Use of beneficial rhizobacteria to enhance growth and induce systemic disease protection in transplants. Plant associated bacteria have been studied for the capacity to provide plant growth enhancement and biological disease control. “Rhizobacteria” are bacteria from the rhizosphere that have the capacity to colonize plant roots following introduction onto seeds or into soil. Effects of rhizobacteria on plants may be deleterious, neutral, or beneficial. Beneficial rhizobacteria are termed “PGPR—plant growth-promoting rhizobacteria.” In developmental studies aimed at reducing to practice the concept of induced systemic disease protection mediated by PGPR, we discovered that mixtures of PGPR and an organic amendment into the soilless media used to prepare tomato transplants resulted in highly significant and reproducible plant growth promotion. Time for development of transplants was typically reduced from 6 weeks for controls receiving industry standard fertility and growth regimes to 4 weeks for seedlings grown in soilless mix into which the PGPR had been incorporated. This marked growth promotion was also associated with systemic protection against pathogens. When transplants were inoculated with the tomato spot pathogen, significantly fewer lesions developed on plants grown in the biological system than on control plants. Similar effects on plant growth and systemic disease protection were seen with cucumber, bell pepper, and tobacco, suggesting that the benefits are not highly crop or cultivar specific. Results of recent field studies will be presented. We conclude that incorporation of PGPR into soilless mixes is a technologically useful and feasible way to deliver benefits to transplants.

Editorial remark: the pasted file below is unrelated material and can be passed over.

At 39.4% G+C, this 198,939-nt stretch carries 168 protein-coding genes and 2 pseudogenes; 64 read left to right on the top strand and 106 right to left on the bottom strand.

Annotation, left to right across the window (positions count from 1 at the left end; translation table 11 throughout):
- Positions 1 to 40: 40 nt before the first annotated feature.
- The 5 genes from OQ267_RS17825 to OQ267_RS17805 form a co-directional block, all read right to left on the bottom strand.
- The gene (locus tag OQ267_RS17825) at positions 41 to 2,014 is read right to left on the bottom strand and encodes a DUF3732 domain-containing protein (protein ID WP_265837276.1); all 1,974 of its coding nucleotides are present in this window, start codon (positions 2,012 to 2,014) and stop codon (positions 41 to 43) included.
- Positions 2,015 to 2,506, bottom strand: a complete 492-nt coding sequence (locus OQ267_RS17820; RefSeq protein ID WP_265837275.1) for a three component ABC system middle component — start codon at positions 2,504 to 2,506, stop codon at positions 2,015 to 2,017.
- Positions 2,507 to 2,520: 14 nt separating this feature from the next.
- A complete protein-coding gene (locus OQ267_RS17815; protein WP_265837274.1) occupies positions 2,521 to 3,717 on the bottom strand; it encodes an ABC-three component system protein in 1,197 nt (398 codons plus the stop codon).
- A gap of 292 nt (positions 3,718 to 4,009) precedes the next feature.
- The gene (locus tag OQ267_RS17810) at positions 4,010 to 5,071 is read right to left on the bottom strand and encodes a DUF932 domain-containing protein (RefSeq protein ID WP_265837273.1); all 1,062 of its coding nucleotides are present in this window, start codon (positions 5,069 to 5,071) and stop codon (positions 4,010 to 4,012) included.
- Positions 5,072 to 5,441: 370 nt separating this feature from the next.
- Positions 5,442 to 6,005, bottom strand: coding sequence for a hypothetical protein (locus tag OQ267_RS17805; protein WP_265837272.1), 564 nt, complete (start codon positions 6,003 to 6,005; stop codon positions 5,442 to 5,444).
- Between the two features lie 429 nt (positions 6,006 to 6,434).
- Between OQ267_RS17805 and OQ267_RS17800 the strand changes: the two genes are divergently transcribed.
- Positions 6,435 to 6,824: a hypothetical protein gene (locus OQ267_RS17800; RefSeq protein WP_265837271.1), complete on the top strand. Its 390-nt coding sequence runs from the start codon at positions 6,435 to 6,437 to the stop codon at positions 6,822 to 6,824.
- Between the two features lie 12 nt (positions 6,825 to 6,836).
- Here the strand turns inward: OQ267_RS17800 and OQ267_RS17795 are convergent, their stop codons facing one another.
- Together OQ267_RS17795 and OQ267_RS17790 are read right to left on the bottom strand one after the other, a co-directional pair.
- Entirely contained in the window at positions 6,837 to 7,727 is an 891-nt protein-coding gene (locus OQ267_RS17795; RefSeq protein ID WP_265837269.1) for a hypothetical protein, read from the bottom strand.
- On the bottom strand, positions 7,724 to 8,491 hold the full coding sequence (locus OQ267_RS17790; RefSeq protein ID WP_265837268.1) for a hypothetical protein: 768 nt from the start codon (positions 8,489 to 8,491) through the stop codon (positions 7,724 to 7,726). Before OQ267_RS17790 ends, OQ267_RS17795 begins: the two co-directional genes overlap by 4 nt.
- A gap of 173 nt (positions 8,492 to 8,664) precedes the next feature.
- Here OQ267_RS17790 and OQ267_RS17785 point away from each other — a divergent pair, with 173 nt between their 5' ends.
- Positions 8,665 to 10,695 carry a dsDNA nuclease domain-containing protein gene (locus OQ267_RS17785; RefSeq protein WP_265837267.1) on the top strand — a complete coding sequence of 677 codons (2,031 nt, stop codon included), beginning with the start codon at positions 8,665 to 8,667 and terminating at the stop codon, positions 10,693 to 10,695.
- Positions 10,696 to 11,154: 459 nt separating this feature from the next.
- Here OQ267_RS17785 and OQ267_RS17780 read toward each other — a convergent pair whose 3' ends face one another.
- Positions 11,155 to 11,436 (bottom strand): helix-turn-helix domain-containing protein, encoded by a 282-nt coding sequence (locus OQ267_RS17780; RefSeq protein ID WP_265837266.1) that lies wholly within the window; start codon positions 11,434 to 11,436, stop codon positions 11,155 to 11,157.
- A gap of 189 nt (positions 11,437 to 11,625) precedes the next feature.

Joseph W. Kloepper, M.S. Reddy, Choon-min Ryu, and John F. Murphy
Todd L. Mervosh and James A. LaMondia
The effects of terbacil herbicide on strawberry (Fragaria ×ananassa Duch. `Honeoye') yield and black root rot disease were determined in field plots at two locations in Connecticut over 4 years. Terbacil treatments at up to four times the maximum label dosage caused some temporary foliar chlorosis but did not affect the health of structural or perennial roots and associated feeder roots. Development of secondary root growth (perennial roots) was not influenced by terbacil. Terbacil had no effect on the quantity of lesion nematodes [Pratylenchus penetrans (Cobb) Filip & Schur. Stek.] extracted or the amount of the fungal pathogen Rhizoctonia fragariae Husain and McKeen isolated from strawberry roots. At both locations, R. fragariae was common on plant roots by the fourth year. Terbacil treatments did not affect strawberry yields in terms of number or weight of ripe berries per plot. Our results indicate that terbacil does not contribute to black root rot or decreased yields in `Honeoye' strawberry. Chemical name used: 5-chloro-3-(1,1-dimethylethyl)-6-methyl-2,4-(1H,3H)-pyrimidinedione (terbacil).
Shiming Xue, Robert H. Bors, and Stephen E. Strelkov
the Agricultural Development Fund of Canada as part of a research project.
Diana L. Lange and Arthur C. Cameron